While much of this still holds true for some families, many children now have devices in their pockets, faster broadband and 24/7 entertainment of their own choosing on demand. They expect to be able to access the web for homework, social communication and leisure activities.

Ten years ago, children were mostly consumers of content. Now with the explosion of social media, there have been opportunities to comment and create, but with this comes risks and responsibilities.

The technology has taken advantage of young people on social media by creating algorithms to monitor content, not to censor it but to track purchases, opinions and preferences and pass them to companies for marketing purposes.

The issues are complex because on the one hand it offers a voice to young people and the chance to comment on the world around them. On the other hand, it has encouraged bullying, stalking and increasing levels of exploitation.

Why focus on trust?

‘We look for a relevant and current theme to address each year, that affects the whole community and this year we are focusing on reliability in the online world,’ said Will.’ It’s a thread which draws together so many concerns: grooming, radicalisation, fake news, as well as the need for social media literacy ‘

Each year, a theme emerges after consultation with young people. For Safer Internet Day in 2021 Childnet worked with a primary school during the brief spell in the summer term 2020 when schools emerged from lockdown and consulted with secondary schools and members of Childnet’s youth boards. Comments included:

‘I see a lot of Fake News content, a lot of fake celebrity gossip, fake gossip (general)’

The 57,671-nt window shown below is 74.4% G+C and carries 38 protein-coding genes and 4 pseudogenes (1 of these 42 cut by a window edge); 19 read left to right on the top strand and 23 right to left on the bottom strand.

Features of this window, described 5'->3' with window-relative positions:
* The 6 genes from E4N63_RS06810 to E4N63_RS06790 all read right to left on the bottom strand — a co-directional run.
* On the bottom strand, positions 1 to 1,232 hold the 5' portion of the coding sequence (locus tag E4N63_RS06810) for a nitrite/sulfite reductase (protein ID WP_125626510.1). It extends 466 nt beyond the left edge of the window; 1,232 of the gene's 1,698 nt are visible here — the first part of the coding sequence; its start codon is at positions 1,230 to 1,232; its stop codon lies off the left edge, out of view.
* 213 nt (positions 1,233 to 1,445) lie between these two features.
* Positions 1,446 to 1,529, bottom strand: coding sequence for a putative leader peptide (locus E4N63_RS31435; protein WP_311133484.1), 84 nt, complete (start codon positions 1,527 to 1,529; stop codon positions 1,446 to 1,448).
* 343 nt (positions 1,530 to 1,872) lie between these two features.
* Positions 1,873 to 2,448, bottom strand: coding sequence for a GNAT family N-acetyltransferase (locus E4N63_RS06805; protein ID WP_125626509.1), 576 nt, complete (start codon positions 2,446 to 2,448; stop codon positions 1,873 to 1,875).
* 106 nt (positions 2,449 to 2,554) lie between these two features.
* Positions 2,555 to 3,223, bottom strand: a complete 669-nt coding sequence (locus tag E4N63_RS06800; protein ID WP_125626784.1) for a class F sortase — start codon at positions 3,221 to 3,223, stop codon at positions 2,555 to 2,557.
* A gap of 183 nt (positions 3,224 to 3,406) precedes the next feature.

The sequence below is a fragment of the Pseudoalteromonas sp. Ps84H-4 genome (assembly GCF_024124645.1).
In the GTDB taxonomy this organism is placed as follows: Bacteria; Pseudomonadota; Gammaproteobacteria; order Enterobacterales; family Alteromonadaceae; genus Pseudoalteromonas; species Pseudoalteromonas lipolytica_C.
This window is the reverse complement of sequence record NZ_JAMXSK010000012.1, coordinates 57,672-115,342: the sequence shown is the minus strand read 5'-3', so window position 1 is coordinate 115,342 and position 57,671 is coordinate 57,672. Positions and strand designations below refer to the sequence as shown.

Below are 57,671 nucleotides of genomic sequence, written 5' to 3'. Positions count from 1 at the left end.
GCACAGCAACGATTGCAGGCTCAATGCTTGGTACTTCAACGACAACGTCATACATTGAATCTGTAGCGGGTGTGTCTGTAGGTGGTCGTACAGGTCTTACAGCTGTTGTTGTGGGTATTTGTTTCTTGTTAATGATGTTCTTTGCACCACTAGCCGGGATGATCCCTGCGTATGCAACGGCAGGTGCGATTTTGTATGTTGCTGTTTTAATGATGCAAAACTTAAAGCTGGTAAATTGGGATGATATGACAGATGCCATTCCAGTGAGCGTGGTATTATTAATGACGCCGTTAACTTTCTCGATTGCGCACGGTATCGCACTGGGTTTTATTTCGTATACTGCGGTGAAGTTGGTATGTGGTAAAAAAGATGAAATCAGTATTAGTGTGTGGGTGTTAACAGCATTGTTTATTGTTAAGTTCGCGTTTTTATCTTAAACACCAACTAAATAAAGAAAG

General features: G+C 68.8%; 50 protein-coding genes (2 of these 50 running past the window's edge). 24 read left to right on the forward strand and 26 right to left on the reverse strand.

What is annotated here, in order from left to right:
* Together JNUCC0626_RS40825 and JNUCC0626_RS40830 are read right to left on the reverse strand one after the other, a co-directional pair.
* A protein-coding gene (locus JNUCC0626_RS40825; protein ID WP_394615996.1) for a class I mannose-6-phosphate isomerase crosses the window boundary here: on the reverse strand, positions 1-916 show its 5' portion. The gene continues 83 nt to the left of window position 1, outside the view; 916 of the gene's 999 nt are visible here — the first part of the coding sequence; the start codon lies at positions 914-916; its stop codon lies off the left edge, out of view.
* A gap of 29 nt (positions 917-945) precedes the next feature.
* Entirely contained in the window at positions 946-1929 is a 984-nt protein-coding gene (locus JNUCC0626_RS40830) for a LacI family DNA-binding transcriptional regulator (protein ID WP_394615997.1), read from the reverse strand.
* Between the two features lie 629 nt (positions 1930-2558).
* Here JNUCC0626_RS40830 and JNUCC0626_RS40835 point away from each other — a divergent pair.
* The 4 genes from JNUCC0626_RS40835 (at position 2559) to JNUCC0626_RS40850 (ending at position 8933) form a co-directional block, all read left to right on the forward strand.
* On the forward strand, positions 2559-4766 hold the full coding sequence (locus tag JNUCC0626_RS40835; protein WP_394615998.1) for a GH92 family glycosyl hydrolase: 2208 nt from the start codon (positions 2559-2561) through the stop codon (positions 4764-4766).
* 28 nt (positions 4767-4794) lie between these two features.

‘Adverts on webpages showing celebrities with extreme weight loss transformations and stuff like that.’

‘Adverts and pop ups or even occasionally strangers’ messages and such.’

‘Ppl on tiktok making up news, conspiracy theories…’

Young people discussed online adverts, sponsored activities, clickbait, the safety and reliability of commercial data and an increasing expectation that any image will have been edited and filtered.

Top tips and films

There are top tips for children and young people. You can find specific top tips for age groups, including 3-7s, 7-11s and 11-18s here.

  • Become an internet detective and always double check your sources

Remember, there are lots of resources to gather reliable information online, which can be combined with offline sources such as books. When you’re online, give yourself time to check and compare multiple sources, especially if you’re looking for news or facts on a particular topic. If you see promotional posts from celebrities, influencers and famous people, remember to look for clues that can help you work out its purpose like #AD or ‘Paid promotion with…’